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How random thoughts now meaning chance to find,
Now leave all memory of sense behind:
How prologues into prefaces decay,
And these to notes are fritter'd quite away:
How index-learning turns no student pale,
Yet holds the eel of science by the tail:
How, with less reading than make felons scape,
Less human genius than God gives an ape,
Small thanks to France, and none to Rome or

A past, vamp'd, future, old revived, new piece,
'Twixt Plautus, Fletcher, Shakspeare, and Cor-
Can make a Cibber, Tibbald, or Ozell. 286 [neille,


286 -Tibbald.] Lewis Tibbald, (as pronounced) or Theobald, (as written) was bred an attorney, and son to an attorney (says Mr. Jacob) of Sittenburn, in Kent. He was author of some forgotten plays, translations, and other pieces. He was concerned in a paper called The Censor, and a translation of Ovid. · There is a notorious idiot, one hight Whachum, who, from an under spur-leather to the law, is become an under-strapper to the play-house, who hath lately burlesqued the Metamorphoses of Ovid by a vile translation, &c. This fellow is concerned in an impertinent paper called The Censor.' DENNIS, Rem. on Pope's Homer, p. 9, 10.

286 Ozell.] Mr. John Ozell (if we credit Mr. Jacob) did go to school in Leicestershire, where somebody left him something to live on, when he shall retire from business. He was designed to be sent to Cambridge, in order for priesthood; but he chose rather to be placed in an office of accounts in the city, being qualified for the same by his skill in arithmetic, and writing the necessary hands. He has obliged the world with many translations of French plays.' JACOB, Lives of Dram. Poets, p. 198.

Mr. Jacob's character of Mr. Ozell seems vastly short of his merits, and he ought to have further justice done him, having since fully confuted all sarcasms on his learning and genius, by an advertisement of Sept. 20, 1729, in a paper called The Weekly Medley, &c. As to my learning, this envious wretch knew, and every body knows, that the whole bench of bishops, not long ago, were pleased to give me a

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The goddess then o'er his anointed head, With mystic words, the sacred opium shed. And, lo! her bird (a monster of a fowl, Something betwixt a heidegger and owl) Perch'd on his crown:-'All hail! and hail again, My son! the promised land expects thy reign. Known Eusden thirsts no more for sack or praise; He sleeps among the dull of ancient days; Safe where no critics damn, no duns molest, Where wretched Withers, Ward, and Gildon rest,296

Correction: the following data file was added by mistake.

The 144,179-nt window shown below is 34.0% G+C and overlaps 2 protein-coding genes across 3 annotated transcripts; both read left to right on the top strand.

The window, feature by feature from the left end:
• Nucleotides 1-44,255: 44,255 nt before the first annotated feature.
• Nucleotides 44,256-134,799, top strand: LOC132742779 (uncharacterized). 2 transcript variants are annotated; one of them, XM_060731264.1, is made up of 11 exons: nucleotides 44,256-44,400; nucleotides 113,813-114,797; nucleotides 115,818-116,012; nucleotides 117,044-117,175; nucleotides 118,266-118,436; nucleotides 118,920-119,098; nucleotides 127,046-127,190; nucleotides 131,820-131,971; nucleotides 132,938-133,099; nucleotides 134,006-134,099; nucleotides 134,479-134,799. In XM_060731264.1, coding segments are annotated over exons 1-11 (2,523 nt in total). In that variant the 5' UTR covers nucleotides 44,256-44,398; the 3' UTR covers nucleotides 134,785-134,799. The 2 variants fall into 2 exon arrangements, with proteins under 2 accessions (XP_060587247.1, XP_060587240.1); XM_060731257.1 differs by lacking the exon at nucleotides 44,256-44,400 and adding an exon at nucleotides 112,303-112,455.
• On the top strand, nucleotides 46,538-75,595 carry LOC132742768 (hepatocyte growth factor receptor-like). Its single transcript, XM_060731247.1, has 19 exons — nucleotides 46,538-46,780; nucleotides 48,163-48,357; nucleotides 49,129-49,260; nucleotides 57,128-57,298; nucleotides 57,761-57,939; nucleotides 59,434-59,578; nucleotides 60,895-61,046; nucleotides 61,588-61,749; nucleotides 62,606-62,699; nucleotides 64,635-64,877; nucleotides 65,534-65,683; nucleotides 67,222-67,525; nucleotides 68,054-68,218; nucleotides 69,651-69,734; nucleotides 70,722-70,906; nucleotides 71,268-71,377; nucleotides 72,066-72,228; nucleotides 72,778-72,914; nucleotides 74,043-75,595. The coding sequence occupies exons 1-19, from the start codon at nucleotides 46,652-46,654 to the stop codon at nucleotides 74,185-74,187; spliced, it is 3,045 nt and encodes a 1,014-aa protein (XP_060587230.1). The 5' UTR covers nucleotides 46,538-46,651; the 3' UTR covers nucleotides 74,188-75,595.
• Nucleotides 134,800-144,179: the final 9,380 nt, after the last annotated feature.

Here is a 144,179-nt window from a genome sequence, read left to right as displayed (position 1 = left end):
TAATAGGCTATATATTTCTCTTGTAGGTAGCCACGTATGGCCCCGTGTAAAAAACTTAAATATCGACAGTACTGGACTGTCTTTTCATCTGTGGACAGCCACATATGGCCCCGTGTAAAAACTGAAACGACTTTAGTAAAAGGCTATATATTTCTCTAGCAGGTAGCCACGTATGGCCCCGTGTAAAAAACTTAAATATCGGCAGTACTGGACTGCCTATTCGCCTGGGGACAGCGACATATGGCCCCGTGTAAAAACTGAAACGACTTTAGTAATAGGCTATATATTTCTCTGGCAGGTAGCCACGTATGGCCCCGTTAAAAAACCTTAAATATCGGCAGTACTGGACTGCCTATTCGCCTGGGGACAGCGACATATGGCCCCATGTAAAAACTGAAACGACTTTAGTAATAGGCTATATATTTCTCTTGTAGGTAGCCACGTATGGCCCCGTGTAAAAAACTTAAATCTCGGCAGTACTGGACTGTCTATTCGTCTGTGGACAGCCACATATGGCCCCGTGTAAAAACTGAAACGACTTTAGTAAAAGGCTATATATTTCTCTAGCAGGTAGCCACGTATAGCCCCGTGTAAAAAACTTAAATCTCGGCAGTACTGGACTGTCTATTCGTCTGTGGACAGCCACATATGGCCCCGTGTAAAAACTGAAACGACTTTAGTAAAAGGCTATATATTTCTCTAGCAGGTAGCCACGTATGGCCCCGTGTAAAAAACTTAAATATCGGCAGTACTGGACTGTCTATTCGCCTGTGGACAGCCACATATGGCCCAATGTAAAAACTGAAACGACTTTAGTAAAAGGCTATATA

purse of guineas, for discovering the erroneous translations of the Common Prayer in Portuguese, Spanish, French, Italian, &c. As for my genius, let Mr. Cleland show better verses in all Pope's Works than Ozell's version of Boileau's Lutrin, which the late Lord Halifax was so pleased with, that he complimented him with leave to dedicate it to him, &c. Let him show better and truer poetry in the Rape of the Lock, than in Ozell's Rape of the Bucket (La Secchia rapita). And Mr. Toland and Mr. Gildon publicly declared Ozell's translation of Homer to be, as it was prior, so likewise superior to Pope's.-Surely, surely, every man is free to deserve well of his country.' JOHN OZELL.

We cannot but subscribe to such reverend testimonies as those of the Bench of Bishops, Mr. Toland, and Mr. Gildon.


296 Withers was a great pretender to poetical zeal against the vices of the times, and abused the greatest personages in power, which brought upon him frequent correction. Marshalsea and Newgate were no strangers to him.



296 Gildon.] Charles Gildon, a writer of criticisms and libels, of the last age, bred at St. Omer's with the Jesuits; but renouncing popery, he published Blount's books against the divinity of Christ, the oracles of reason, &c. He signalized himself as a critic, having written some very bad plays; abused Mr. P. very scandalously in an anonymous pamphlet of the Life of Mr. Wycherley, printed by Curl: in another, called The New Rehearsal, printed in 1714; in a third, entitled The Complete Art of English Poetry, in two volumes; and others.


And high-born Howard, more majestic sire, 297
With fool of quality completes the quire.
Thou, Cibber! thou his laurel shalt support;
Folly, my son, has still a friend at court.
Lift up your gates, ye princes, see him come!
Sound, sound ye viols, be the cat-call dumb!
Bring, bring the madding bay, the drunken vine,
The creeping, dirty, courtly ivy join. 304

And thou! his aid-de-camp, lead on my sons,
Light-arm'd with points, antitheses, and puns.
Let Bawdry, Billingsgate, my daughters dear,
Support his front, and Oaths bring up the rear:
And under his, and under Archer's wing,
Gaming in Grub-street skulk behind the king.

'Oh! when shall rise a monarch all our own, 311 And I, a nursing-mother, rock the throne;

'Twixt prince and people close the curtain draw,
Shade him from light, and cover him from law;
Fatten the courtier, starve the learned band,
And suckle armies, and dry-nurse the land:
Till senates nod to lullabies divine,
And all be sleep, as at an ode of thine?'


297 Howard.] Hon. Edward Howard, author of the British Princes, and a great number of wonderful pieces, celebrated by the late Earls of Dorset and Rochester, Duke of Buckingham, Mr. Waller, &c.


304 The creeping, dirty, courtly ivy join.]

Quorum imagines lambunt

Hederæ sequaces.


311 O! when shall rise a monarch, &c.] Boileau, Lutrin, chant ii.

Helas! qu'est devenu ce tems, cet heureux tems,
Ou les rois s'honoroient du nom de faineans,' &c.

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